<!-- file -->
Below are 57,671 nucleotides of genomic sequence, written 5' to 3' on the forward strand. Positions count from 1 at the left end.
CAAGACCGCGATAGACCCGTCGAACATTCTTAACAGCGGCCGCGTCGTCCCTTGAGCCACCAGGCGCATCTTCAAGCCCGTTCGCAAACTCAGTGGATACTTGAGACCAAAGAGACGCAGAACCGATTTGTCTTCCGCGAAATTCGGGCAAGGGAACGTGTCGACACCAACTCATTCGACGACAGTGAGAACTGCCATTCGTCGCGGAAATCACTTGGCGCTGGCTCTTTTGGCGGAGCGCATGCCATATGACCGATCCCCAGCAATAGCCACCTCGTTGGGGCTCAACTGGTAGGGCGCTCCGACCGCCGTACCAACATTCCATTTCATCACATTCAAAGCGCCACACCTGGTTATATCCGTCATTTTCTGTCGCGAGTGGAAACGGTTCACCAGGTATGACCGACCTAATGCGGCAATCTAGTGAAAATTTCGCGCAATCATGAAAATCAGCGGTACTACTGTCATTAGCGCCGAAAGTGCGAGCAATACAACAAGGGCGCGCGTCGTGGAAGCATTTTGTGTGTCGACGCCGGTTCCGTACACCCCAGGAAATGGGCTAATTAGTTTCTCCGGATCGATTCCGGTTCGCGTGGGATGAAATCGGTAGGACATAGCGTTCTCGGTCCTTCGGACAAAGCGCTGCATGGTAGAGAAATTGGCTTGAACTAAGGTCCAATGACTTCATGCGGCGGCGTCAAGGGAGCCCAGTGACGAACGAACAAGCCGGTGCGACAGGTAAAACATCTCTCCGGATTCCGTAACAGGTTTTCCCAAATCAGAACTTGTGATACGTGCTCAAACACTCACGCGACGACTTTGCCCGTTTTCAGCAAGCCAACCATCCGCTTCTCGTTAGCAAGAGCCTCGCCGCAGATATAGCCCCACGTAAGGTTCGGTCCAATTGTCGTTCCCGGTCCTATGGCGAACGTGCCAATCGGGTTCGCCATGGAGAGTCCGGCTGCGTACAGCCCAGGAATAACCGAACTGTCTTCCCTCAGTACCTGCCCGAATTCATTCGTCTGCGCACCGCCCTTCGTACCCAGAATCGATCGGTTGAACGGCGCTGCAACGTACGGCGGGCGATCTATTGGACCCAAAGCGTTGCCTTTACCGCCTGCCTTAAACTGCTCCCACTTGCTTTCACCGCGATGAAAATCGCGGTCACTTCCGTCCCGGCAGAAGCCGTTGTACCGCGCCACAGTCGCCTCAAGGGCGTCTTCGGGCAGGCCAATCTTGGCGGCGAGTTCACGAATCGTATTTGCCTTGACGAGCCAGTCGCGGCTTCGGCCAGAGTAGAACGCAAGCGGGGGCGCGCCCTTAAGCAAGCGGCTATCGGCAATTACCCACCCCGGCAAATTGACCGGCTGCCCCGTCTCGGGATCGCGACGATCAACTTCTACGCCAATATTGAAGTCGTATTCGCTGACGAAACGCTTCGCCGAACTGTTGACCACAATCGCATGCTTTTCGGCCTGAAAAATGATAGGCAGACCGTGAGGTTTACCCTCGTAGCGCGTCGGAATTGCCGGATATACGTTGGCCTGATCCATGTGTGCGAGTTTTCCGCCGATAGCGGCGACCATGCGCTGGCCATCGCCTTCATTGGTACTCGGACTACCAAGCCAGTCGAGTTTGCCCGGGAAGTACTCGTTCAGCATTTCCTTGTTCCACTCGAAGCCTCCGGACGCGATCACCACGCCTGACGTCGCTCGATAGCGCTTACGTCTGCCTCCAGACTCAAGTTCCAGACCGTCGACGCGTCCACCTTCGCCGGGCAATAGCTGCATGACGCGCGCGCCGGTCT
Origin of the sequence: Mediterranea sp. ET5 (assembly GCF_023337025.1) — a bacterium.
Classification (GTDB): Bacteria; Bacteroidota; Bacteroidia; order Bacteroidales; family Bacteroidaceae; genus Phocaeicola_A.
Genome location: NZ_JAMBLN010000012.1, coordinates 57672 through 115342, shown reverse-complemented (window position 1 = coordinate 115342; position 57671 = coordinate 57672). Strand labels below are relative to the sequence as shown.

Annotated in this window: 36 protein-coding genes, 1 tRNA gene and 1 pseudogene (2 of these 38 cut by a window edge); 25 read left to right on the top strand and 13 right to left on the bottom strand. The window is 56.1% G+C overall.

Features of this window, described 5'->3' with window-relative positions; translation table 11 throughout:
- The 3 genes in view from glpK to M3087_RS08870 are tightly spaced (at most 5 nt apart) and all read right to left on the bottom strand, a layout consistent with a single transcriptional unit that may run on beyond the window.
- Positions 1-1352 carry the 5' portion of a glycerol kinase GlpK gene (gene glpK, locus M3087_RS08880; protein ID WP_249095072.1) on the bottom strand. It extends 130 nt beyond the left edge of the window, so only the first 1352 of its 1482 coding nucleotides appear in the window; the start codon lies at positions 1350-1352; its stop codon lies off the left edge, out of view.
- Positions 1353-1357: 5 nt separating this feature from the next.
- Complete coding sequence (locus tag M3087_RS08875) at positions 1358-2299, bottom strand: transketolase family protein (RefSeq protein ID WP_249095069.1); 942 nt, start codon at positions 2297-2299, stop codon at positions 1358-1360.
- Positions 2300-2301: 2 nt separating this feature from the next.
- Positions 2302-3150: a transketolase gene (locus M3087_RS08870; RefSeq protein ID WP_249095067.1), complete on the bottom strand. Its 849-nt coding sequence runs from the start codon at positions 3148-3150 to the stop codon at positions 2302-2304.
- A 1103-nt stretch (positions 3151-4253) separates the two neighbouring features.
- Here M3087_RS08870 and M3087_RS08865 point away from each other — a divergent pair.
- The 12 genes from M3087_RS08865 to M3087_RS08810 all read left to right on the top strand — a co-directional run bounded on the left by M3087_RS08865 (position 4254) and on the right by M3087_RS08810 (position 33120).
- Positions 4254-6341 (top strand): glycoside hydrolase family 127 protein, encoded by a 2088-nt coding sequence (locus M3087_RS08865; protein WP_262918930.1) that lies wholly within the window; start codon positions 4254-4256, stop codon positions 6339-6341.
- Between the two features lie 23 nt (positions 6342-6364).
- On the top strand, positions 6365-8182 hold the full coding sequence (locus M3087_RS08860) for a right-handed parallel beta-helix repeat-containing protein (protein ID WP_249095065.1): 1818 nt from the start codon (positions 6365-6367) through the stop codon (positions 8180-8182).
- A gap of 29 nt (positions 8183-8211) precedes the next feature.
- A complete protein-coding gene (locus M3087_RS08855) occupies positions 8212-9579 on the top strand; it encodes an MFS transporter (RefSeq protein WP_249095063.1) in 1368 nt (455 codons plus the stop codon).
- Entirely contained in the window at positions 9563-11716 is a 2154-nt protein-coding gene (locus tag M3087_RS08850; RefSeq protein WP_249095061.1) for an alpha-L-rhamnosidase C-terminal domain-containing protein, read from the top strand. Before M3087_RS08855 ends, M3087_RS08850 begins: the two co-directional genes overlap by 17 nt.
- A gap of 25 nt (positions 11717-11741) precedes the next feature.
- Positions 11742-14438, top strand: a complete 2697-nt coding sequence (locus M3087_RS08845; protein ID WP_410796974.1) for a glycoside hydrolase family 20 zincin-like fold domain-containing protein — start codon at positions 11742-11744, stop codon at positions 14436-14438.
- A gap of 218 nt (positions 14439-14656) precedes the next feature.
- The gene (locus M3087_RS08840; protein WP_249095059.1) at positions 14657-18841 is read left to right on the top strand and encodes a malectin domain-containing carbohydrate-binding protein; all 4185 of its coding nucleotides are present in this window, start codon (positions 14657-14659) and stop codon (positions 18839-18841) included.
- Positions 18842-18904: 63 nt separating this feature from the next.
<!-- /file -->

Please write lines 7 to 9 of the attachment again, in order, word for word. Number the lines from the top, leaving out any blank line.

Features of this window, described 5'->3' with window-relative positions; translation table 11 throughout:
- The 3 genes in view from glpK to M3087_RS08870 are tightly spaced (at most 5 nt apart) and all read right to left on the bottom strand, a layout consistent with a single transcriptional unit that may run on beyond the window.
- Positions 1-1352 carry the 5' portion of a glycerol kinase GlpK gene (gene glpK, locus M3087_RS08880; protein ID WP_249095072.1) on the bottom strand. It extends 130 nt beyond the left edge of the window, so only the first 1352 of its 1482 coding nucleotides appear in the window; the start codon lies at positions 1350-1352; its stop codon lies off the left edge, out of view.